The Fight for Truth: John Peter Zenger and the American freedom of the press (#FreePress)

The First Amendment of the American Constitution, a wonderfully loaded sentence, protects the voice of the American press from undue tyranny and censorship: “Congress shall make no law respecting an establishment of religion, or prohibiting the free exercise thereof; or abridging the freedom of speech, or of the press; or the right of the people peaceably to assemble, and to petition the Government for a redress of grievances.”

These protections were extremely important to the Founding Fathers, many of whom were former publishers themselves, including the most famous man at the signing — Benjamin Franklin.

By 1735, Franklin (who was not even 30 years old) was producing both the Pennsylvania Gazette and the wildly popular Poor Richard’s Almanack. It was in that year that Franklin observed a fellow publisher from the colony of New York experience a vicious legal challenge by the colonial governor, a challenge that threatened to undermine the basic liberties of truth and personal expression.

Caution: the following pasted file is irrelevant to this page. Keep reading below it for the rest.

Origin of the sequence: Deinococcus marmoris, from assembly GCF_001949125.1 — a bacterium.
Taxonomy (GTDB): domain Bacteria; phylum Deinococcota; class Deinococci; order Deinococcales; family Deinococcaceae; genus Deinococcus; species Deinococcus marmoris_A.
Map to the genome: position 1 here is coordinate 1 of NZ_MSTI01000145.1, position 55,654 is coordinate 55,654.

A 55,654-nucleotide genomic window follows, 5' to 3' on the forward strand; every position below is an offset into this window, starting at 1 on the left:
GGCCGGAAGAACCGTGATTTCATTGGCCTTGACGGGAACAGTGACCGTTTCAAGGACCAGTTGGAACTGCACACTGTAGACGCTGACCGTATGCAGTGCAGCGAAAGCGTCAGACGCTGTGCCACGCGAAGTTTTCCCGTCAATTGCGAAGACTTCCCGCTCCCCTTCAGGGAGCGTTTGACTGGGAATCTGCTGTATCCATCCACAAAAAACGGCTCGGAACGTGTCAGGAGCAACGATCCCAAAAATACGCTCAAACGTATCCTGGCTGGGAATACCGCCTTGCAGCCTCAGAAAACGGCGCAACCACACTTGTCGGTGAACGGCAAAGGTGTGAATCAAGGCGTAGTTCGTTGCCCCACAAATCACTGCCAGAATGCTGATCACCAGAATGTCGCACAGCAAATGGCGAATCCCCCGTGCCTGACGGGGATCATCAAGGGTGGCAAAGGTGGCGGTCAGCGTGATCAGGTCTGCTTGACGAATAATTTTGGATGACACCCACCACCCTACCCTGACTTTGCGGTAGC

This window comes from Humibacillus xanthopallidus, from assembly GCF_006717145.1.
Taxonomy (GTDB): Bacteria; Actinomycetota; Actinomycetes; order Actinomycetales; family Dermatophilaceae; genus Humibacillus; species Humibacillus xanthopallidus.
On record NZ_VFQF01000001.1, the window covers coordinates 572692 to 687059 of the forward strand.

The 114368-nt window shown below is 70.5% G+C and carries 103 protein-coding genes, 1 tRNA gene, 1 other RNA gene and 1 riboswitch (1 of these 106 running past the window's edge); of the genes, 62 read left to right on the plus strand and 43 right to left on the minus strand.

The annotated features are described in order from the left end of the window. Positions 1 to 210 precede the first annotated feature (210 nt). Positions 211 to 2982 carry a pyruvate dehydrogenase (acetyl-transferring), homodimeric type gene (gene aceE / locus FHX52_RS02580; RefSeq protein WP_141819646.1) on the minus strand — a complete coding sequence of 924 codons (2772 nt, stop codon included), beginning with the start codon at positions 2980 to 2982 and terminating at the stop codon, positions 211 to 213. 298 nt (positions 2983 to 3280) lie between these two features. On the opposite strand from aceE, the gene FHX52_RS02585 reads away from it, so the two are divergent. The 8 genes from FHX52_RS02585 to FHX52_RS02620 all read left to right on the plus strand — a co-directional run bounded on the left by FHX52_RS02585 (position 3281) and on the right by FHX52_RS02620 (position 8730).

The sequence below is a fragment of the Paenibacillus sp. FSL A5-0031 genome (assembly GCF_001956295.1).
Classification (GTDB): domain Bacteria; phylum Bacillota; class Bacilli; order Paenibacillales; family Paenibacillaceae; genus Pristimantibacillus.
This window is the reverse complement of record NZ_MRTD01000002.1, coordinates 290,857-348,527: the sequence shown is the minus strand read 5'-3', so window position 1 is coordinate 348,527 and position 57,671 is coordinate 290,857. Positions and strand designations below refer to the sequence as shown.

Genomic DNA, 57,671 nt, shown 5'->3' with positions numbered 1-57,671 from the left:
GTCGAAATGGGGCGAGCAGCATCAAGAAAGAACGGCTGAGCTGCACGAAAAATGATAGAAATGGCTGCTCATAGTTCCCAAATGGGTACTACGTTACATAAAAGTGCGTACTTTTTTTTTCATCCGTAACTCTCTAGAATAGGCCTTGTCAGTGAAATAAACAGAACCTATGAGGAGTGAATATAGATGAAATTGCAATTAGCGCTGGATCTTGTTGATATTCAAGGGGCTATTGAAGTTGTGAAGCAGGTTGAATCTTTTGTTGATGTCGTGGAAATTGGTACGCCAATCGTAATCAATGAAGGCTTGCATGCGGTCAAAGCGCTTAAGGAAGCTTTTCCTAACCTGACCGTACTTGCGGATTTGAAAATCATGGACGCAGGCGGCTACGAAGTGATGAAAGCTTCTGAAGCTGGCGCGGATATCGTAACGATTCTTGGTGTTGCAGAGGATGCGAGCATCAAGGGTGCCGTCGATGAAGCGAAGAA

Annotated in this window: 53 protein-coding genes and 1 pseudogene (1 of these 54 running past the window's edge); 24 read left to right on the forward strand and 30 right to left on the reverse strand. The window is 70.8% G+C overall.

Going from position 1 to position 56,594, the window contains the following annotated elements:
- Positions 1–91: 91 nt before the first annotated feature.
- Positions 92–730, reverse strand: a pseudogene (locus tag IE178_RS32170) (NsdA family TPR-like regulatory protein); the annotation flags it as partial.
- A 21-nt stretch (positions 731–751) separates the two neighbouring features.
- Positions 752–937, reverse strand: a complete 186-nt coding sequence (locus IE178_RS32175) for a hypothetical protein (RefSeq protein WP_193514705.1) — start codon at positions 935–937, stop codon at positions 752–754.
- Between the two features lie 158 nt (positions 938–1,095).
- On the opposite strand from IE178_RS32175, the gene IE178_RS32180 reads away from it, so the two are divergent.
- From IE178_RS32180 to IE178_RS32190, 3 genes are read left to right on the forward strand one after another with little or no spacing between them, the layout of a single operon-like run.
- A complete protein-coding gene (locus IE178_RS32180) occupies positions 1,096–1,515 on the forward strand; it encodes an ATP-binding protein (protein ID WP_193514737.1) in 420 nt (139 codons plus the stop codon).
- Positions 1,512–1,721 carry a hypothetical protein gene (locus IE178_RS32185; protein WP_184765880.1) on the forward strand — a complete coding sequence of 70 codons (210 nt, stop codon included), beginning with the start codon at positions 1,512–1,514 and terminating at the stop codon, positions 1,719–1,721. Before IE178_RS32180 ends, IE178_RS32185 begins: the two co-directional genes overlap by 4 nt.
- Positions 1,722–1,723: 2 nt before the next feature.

That fellow publisher was named John Peter Zenger.

His story was well-known to the framers of the Constitution and his spirit hangs over those important words contained in the First Amendment. Thanks to this German New Yorker and his four-page newspaper called the New York Weekly Journal, Americans today enjoy a robust Fourth Estate, capable (in the right hands) of revealing this country’s essential truths and alerting its citizens to the corruption, malfeasance and wrong-doing of its government.

Zenger’s newspaper would call to question the actions of New York’s governor, a virtual despot named William Cosby (at right), and in so doing, set in motion an historic trial that marked a triumph for liberty and modern democratic rights, including freedom of the press and the power of jury nullification.

This entire story takes place in lower Manhattan, and most of it on a couple floors of old New York City Hall at Wall Street and Nassau Street. Many years later, this spot would see the first American government and the inauguration of George Washington.

On this day celebrating a #FreePress, we recommend learning more about Zenger. His life is the subject of our podcast titled John Peter Zenger and the Power of the Press

Top image courtesy Museum of the City of New York